Character Need: What they don’t know that you do…

Warning: This is going to be a craft post, likely boring for non-screenwriting nerds.

I’m reading a new book by Yves Lavadier called Constructing a Story, and I’m reading about character arcs.  One thing that we talk about in drama is character want versus character need.  The want tends to be a tangible, external, and a conscious goal–to complete the mission, rescue the kid, win the girl, etc. The need tends to be internal, and unconscious–some kind of step toward growth that the character needs to take–like coming to terms with the past, letting go of judgement or rigid expectations, opening his heart.

Separate from that, there is a narrative tool called dramatic irony which is when the storyteller reveals information in such a way that the audience has information before the character does in order to create  suspense. The audience is waiting for the character’s knowledge to catch up with our own.  Like we know that there’s a dangerous intruder in our heroine’s apartment. She comes home and starts making dinner–unaware of the danger.  It creates a specific kind of emotional engagement.

Mr. Lavandier points out that once the audience picks up on the character’s need– it elicits a question in our minds. Will the character learn what we already know in order to emotionally grow? He notes that this is, in fact, a situation of dramatic irony.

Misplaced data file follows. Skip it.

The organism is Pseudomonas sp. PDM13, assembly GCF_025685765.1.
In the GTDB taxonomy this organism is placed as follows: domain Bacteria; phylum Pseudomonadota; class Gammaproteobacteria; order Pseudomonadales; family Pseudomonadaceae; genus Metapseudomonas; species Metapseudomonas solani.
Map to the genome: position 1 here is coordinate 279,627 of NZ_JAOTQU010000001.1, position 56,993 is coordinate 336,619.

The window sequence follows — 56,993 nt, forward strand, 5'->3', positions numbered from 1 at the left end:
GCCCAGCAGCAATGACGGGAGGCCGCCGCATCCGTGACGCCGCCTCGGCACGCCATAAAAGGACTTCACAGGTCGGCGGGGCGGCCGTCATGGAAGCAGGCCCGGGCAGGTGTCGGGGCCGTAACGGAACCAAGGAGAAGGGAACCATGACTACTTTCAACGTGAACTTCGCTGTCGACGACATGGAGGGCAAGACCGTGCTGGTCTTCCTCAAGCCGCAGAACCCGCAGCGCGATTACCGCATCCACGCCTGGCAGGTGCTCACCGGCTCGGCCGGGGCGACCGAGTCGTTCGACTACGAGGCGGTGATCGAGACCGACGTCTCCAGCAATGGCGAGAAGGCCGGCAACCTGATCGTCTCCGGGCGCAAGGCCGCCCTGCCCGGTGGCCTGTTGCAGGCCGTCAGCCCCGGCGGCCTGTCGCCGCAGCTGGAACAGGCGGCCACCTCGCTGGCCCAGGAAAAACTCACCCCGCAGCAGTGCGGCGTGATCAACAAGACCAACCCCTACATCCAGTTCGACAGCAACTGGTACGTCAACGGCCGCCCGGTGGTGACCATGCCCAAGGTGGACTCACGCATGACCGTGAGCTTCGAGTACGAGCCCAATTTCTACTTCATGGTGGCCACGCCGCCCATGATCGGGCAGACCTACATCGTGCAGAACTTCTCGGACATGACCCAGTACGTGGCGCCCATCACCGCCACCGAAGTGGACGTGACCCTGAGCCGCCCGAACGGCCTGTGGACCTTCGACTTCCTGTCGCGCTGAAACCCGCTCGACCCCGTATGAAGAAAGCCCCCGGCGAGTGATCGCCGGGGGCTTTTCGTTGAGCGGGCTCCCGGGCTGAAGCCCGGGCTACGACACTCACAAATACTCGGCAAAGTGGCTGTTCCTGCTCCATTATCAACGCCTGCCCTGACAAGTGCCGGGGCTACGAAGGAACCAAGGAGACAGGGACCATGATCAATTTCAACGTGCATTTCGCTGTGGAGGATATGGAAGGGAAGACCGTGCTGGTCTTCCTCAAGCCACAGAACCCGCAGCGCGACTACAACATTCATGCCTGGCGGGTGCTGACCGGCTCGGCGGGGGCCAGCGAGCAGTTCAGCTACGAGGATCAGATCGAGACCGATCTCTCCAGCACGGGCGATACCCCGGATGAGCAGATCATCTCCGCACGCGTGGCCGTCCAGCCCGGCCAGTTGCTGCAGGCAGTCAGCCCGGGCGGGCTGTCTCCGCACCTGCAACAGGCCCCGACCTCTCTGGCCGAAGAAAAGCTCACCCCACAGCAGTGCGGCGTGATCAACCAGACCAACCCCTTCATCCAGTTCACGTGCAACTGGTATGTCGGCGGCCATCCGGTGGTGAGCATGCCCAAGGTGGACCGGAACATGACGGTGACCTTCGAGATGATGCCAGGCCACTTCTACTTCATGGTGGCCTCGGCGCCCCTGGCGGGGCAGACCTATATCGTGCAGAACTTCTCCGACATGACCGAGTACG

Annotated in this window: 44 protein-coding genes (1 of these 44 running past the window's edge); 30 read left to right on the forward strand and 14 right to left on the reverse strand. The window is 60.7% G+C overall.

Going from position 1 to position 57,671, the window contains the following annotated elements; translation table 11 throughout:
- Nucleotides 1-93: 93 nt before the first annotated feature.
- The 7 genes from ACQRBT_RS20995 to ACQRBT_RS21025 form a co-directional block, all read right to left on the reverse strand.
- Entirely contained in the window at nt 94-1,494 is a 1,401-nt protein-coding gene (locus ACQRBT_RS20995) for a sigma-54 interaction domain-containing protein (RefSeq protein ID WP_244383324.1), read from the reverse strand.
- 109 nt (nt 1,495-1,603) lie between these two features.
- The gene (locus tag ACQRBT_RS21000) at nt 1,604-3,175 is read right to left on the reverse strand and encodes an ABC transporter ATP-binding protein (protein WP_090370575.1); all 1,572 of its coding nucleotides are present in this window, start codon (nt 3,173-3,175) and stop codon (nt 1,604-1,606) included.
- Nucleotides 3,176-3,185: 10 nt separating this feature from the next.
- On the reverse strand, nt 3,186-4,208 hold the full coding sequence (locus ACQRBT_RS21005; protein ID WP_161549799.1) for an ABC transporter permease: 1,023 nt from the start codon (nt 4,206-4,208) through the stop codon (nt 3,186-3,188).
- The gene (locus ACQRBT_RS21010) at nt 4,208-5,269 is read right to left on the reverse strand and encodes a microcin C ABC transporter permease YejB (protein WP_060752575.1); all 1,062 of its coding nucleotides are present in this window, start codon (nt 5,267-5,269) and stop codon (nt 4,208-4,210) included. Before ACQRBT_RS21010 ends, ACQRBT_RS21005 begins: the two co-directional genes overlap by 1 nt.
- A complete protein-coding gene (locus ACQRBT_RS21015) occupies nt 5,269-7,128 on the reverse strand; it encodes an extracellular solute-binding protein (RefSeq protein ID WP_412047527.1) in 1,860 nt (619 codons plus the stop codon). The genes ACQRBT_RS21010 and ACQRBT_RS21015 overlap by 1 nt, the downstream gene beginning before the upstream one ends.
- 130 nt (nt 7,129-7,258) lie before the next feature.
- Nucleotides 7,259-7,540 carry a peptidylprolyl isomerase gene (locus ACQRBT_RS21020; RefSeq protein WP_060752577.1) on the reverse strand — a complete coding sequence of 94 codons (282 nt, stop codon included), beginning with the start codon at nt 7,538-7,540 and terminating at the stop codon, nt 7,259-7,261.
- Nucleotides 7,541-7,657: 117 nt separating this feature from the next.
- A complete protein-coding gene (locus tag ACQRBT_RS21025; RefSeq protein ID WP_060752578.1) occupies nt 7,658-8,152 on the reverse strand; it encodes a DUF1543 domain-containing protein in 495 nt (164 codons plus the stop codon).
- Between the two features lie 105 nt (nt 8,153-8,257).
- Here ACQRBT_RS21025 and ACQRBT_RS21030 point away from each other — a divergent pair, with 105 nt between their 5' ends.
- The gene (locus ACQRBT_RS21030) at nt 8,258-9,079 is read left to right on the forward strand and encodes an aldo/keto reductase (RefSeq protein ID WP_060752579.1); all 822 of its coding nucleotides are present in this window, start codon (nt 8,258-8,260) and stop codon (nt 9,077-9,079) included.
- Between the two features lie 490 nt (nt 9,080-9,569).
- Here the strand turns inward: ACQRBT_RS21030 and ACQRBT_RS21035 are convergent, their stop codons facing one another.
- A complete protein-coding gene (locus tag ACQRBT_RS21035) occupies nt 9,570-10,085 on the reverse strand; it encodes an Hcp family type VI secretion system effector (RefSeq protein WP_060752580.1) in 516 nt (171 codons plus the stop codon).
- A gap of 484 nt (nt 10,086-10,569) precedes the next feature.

This was eye-opening for me, because, although it’s completely logical, I’d never thought about waiting for character change in as a form of suspense, suspense that could be for an entire act or maybe more..  The audience knows something and is waiting for the character to catch up to that knowledge, for her unconscious to become conscious.

In life we do the same thing, kind of, but it’s less satisfying. We have friends or relatives with issues that seem obvious to us, but which said person cannot see, and we talk with or other friends or family members, about how it would be better if they could see.  In life though,  person generally don’t change that much, so after awhile, there’s not so much suspense. I suspect there are probably people waiting in vain for me to make certain discoveries in my life. They should probably go to the movies, which will be more satisfying, because in constructed fictional narratives,  people change.


One thought on “Character Need: What they don’t know that you do…

  1. I think everyone gets that a big part of the allure of books and movies is that the characters change. It has occurred to me before that the intensity of that allure is because in real life, people so seldom change, or at least not significantly, or not in obvious ways to us, or at least not in a tidy little package presented for our edification. I think that’s basically an emotional fantasy, to see and understand the people in our lives changing and improving in dramatic and obvious ways.

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